Of Hearing and Hearing Loss

Dr Rohan Gupta
What’s the activity which we do every moment while awake! We breathe, we see, and we HEAR! Today we are going to discuss everything related to Hearing and Hearing loss and its treatment! Indeed, Hearing is a very important function, isn’t it?? Just imagine life without Sound!! In fact, it’s hard to imagine a life without Sound! We all enjoy the JOY OF SOUND!
Today, on World Hearing Day, which is celebrated on 3rd March, every year , emphasis is laid on educating the masses about Hearing Health related matters.

world hearing day

Deafness means loss of hearing and it may be partial or total. Hearing impairment cannot be seen and hence its effects are not visible to others, so deaf suffers in silence. Unlike blindness, deafness often provokes ridicules rather than sympathy. The consequences for a child born with hearing loss are quite severe. It is well established that a child with hearing loss cannot develop speech and language abilities. This puts the child at a disadvantage in school, higher education, and limits future professional opportunities. The problem of the child deaf from the birth is quite different from that of an adult who has become completely deafened after school age or in adult life. The hard of hearing person whose deafness has developed slowly over the years is different again. But, for all of them, the handicap is the same – the handicap of the silent world, the difficulties of communicating with the hearing and speaking world.
It is important to note that without hearing a child cannot develop speech and language. Hence, the aim should be to recognize deaf child before the age of 1 year because till 3 years onwards neural plasticity of brain’s auditory cortex (the area in brain responsible for hearing and speech and language development) is maximum and gradually reduces if adequate auditory stimulation is not there. Unfortunately, hearing loss is often not detected until a child is 2, 3, or even 4 years old, especially in rural areas due to the poor awareness about deafness and its relationship with speech and language development.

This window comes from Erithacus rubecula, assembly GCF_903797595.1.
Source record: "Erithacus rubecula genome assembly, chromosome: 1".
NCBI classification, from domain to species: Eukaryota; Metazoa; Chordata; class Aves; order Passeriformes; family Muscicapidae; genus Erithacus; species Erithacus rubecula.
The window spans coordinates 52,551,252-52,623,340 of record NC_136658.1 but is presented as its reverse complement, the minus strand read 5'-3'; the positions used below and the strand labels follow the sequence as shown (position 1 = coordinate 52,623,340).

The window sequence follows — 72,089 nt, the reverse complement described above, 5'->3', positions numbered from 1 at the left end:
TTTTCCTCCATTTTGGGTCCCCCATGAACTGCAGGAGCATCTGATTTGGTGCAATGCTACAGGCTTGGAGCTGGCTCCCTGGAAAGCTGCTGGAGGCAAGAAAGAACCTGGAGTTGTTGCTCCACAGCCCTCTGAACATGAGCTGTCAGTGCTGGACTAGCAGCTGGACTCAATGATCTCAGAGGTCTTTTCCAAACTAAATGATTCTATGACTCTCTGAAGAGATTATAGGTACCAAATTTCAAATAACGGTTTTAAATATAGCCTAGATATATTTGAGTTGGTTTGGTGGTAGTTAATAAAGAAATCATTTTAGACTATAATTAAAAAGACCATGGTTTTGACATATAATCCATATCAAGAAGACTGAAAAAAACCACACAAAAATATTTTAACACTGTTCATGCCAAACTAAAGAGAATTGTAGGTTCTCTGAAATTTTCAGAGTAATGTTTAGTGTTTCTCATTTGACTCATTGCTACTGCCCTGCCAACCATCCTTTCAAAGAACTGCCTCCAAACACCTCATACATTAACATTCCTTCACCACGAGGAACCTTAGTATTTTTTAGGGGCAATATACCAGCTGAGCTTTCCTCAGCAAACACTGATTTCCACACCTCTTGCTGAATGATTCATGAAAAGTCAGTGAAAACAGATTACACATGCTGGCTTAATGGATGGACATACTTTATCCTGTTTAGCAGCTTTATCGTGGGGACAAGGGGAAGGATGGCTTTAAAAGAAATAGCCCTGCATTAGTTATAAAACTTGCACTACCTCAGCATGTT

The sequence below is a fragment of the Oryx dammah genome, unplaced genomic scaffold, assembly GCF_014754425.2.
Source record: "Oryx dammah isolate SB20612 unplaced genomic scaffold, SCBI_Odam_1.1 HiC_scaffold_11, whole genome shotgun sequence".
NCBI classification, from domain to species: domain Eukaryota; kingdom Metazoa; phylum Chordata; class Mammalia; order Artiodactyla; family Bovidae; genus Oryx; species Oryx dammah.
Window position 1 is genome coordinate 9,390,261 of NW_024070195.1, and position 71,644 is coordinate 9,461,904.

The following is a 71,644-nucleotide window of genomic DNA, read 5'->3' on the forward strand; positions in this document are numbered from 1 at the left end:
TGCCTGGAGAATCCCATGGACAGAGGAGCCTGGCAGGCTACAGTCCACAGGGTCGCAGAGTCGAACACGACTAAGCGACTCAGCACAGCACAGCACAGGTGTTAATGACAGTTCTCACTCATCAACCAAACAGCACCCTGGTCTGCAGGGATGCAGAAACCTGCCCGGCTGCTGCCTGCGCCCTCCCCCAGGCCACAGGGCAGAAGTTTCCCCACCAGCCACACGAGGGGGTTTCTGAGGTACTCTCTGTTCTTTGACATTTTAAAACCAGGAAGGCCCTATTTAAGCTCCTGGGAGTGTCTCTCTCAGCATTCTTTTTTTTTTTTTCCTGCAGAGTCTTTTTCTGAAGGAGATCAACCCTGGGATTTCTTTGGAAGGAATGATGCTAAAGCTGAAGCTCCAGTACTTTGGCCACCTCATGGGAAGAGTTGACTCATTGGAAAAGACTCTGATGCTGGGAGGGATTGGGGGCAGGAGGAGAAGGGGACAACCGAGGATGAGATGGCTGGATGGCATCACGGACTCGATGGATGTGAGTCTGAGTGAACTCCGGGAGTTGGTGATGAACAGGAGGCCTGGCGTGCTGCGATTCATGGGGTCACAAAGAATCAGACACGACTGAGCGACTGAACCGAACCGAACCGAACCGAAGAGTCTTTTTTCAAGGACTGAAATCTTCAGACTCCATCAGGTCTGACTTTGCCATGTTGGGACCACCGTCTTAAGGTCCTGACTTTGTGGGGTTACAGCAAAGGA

The best strategy to ensure that children with hearing loss are identified and treated early is to ensure that every baby is screened for possible hearing loss at the birth in hospital. Early detection and consequent treatment leads to better speech development in children, enhanced scholastic achievements in school, and limitless professional opportunities. This strategy has been implemented in countries such as USA, Singapore, Australia, UK, and many more and has shown great results.
Unfortunately, India does not have such a program in place. There is clearly a need for a “universal newborn hearing screening” program in India.
I urge every parent to screen their newborn babies for hearing. I also humbly request the paediatrician community in India to give hearing screening the same level of importance as vaccination. Thus, focus should be on Early Detection of Newborn Hearing Loss and Intervention.
For mild to moderate deafness, there are assistive devices known as Hearing Aids which can provide significant benefit to improve the hearing and hence resulting in better Speech and language outcomes.
But here we are talking about the more severe form of deafness, i.e., Severe to Profound Hearing Sensorineural Hearing loss. It is for this form of deafness, that we have a technological miracle called Cochlear Implant.
A cochlear implant is probably one of the best inventions in the recent history of medical science for bilateral severe-profound deaf. It is the first device that can restore one of the five senses.